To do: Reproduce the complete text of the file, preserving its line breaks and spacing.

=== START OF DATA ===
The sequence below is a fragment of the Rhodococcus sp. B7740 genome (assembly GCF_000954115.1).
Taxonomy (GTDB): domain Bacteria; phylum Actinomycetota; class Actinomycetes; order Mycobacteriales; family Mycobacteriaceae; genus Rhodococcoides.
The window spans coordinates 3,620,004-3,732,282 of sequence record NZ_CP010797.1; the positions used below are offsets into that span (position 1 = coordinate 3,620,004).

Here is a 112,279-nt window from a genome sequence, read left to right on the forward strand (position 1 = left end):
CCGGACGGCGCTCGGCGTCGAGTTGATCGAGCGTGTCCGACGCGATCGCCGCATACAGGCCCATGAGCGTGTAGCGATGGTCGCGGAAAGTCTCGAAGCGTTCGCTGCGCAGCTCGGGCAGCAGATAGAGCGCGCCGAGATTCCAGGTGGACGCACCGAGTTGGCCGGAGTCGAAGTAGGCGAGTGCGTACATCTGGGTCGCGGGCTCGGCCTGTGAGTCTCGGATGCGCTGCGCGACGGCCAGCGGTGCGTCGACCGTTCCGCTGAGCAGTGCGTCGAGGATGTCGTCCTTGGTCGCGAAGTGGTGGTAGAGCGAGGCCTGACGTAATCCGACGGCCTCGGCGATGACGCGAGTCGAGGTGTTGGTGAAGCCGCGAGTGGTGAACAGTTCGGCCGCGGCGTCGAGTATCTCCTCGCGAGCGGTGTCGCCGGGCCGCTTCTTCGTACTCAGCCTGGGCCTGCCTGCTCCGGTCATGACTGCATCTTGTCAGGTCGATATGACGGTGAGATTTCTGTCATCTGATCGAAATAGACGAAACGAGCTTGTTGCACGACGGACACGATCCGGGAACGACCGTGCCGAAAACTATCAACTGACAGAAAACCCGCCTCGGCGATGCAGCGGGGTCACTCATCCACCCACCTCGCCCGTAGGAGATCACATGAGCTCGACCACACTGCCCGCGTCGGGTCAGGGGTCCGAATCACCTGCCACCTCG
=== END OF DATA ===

The sequence below is a fragment of the Rhodococcus sp. B7740 genome (assembly GCF_000954115.1).
Taxonomy (GTDB): domain Bacteria; phylum Actinomycetota; class Actinomycetes; order Mycobacteriales; family Mycobacteriaceae; genus Rhodococcoides.
The window spans coordinates 3,620,004-3,732,282 of sequence record NZ_CP010797.1; the positions used below are offsets into that span (position 1 = coordinate 3,620,004).

Here is a 112,279-nt window from a genome sequence, read left to right on the forward strand (position 1 = left end):
CCGGACGGCGCTCGGCGTCGAGTTGATCGAGCGTGTCCGACGCGATCGCCGCATACAGGCCCATGAGCGTGTAGCGATGGTCGCGGAAAGTCTCGAAGCGTTCGCTGCGCAGCTCGGGCAGCAGATAGAGCGCGCCGAGATTCCAGGTGGACGCACCGAGTTGGCCGGAGTCGAAGTAGGCGAGTGCGTACATCTGGGTCGCGGGCTCGGCCTGTGAGTCTCGGATGCGCTGCGCGACGGCCAGCGGTGCGTCGACCGTTCCGCTGAGCAGTGCGTCGAGGATGTCGTCCTTGGTCGCGAAGTGGTGGTAGAGCGAGGCCTGACGTAATCCGACGGCCTCGGCGATGACGCGAGTCGAGGTGTTGGTGAAGCCGCGAGTGGTGAACAGTTCGGCCGCGGCGTCGAGTATCTCCTCGCGAGCGGTGTCGCCGGGCCGCTTCTTCGTACTCAGCCTGGGCCTGCCTGCTCCGGTCATGACTGCATCTTGTCAGGTCGATATGACGGTGAGATTTCTGTCATCTGATCGAAATAGACGAAACGAGCTTGTTGCACGACGGACACGATCCGGGAACGACCGTGCCGAAAACTATCAACTGACAGAAAACCCGCCTCGGCGATGCAGCGGGGTCACTCATCCACCCACCTCGCCCGTAGGAGATCACATGAGCTCGACCACACTGCCCGCGTCGGGTCAGGGGTCCGAATCACCTGCCACCTCG